A History of Popular Culture: More of Everything, Faster, and Brighter

A History of Popular Culture: More of Everything, Faster, and Brighter

A History of Popular Culture: More of Everything, Faster, and Brighter

A History of Popular Culture: More of Everything, Faster, and Brighter

Synopsis

This lively and informative survey provides a thematic global history of popular culture focusing on the period since the end of the Second World War.Raymond Betts considers the rapid diffusion and 'hybridization' of popular culture as the result of three conditions of the world since the end of World War Two: instantaneous communications, widespread consumption in a market-based economy and the visualization of reality. Betts considers the dominance of American entertainment media and habits of consumption, assessing adaptation and negative reactions to this influence.The author surveys a wide range of topics, including:* the emergence and conditions of modern popular culture* the effects of global conflict* the phenomenon and effects of urbanization* the changing demography of the political arena and the work place* the development of contemporary music culture* film, television and visual experience* the growth of sport as a commercial enterprise.Directed at students and general readers concerned with the dimensions and forms of popular culture, the book provides an engaging introduction to this pervasice and ever-changing subject.

Excerpt

Few subjects range as far and vary as frequently as does popular culture. It seems to embrace all and to discard much. Its consistency is change. Like the escalator that is now so essential to shopping center, sports arena and airport, it moves regularly, conveying us all up and down to different levels of engagement and distraction, to goods and pleasures regularly rearranged to attract, to appeal, to entice.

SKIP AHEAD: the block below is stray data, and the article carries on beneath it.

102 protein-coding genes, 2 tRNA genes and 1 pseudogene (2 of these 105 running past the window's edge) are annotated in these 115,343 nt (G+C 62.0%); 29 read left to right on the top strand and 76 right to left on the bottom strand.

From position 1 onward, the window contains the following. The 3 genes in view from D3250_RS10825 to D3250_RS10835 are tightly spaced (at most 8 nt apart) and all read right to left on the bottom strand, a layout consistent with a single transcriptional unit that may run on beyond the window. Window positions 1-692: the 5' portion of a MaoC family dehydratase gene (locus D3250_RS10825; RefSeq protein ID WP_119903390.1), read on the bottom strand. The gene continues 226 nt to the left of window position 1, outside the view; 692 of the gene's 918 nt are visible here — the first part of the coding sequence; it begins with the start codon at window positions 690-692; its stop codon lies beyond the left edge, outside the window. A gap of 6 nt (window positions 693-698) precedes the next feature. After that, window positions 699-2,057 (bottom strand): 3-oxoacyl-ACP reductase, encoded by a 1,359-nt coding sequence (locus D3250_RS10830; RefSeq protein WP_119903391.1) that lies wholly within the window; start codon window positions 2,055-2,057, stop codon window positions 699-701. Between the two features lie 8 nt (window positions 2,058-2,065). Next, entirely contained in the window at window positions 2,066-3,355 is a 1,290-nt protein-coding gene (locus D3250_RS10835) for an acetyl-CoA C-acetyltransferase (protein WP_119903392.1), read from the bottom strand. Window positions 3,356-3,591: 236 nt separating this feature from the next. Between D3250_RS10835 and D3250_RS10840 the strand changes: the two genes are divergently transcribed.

Unlike the elevator that encloses and limits our immediate vision of things, the escalator opens out and provides a particular panoramic view of a carefully arranged environment. Contemporary popular culture is all about movement, about seeing things, about buying and having, about being distracted and entertained. At one time, the word "transported" suggested a psychological or spiritual change of condition, an imaginary movement from one state of consciousness to another. Today, of course, being transported means being moved swiftly - and usually effortlessly - from here to there and back again. Up and down the escalator, on the plane and in the car, we have a form of spatial freedom not known before the late twentieth century. The pace of life has changed dramatically, as has the space in which we now move. We also see more than did the people of previous cultures. Popular culture is about mass-produced images changing their form in seconds, popping up as advertisements on the computer screen, elegantly laid out in photographs in trendy niche publications.

My effort has been to situate all this activity within the institutions and among the devices where it moves, captures attention, allows diversion and assures entertainment. I therefore have concentrated on transportation and communication, and the new environment they have created. Megamalls and cyberspace, automobiles and movies, tourist destinations and airports provide much of the structure of the text. They suggest the changes in both pace and space that have become so pronounced in the last half century. Entertainment pervades all: there is no denying that it has become a major industry, and many of its performers and producers form a new class of the wealthy.

Prior to 1937, when Walt Disney did his first full-length animated film, Snow White and the Seven Dwarfs, the appearance of characters populating fairy tales was still largely left to the reader's or listener's imagination. Today, we see all. Our visions, of course, are less internally-inspired than projected inward. Our culture

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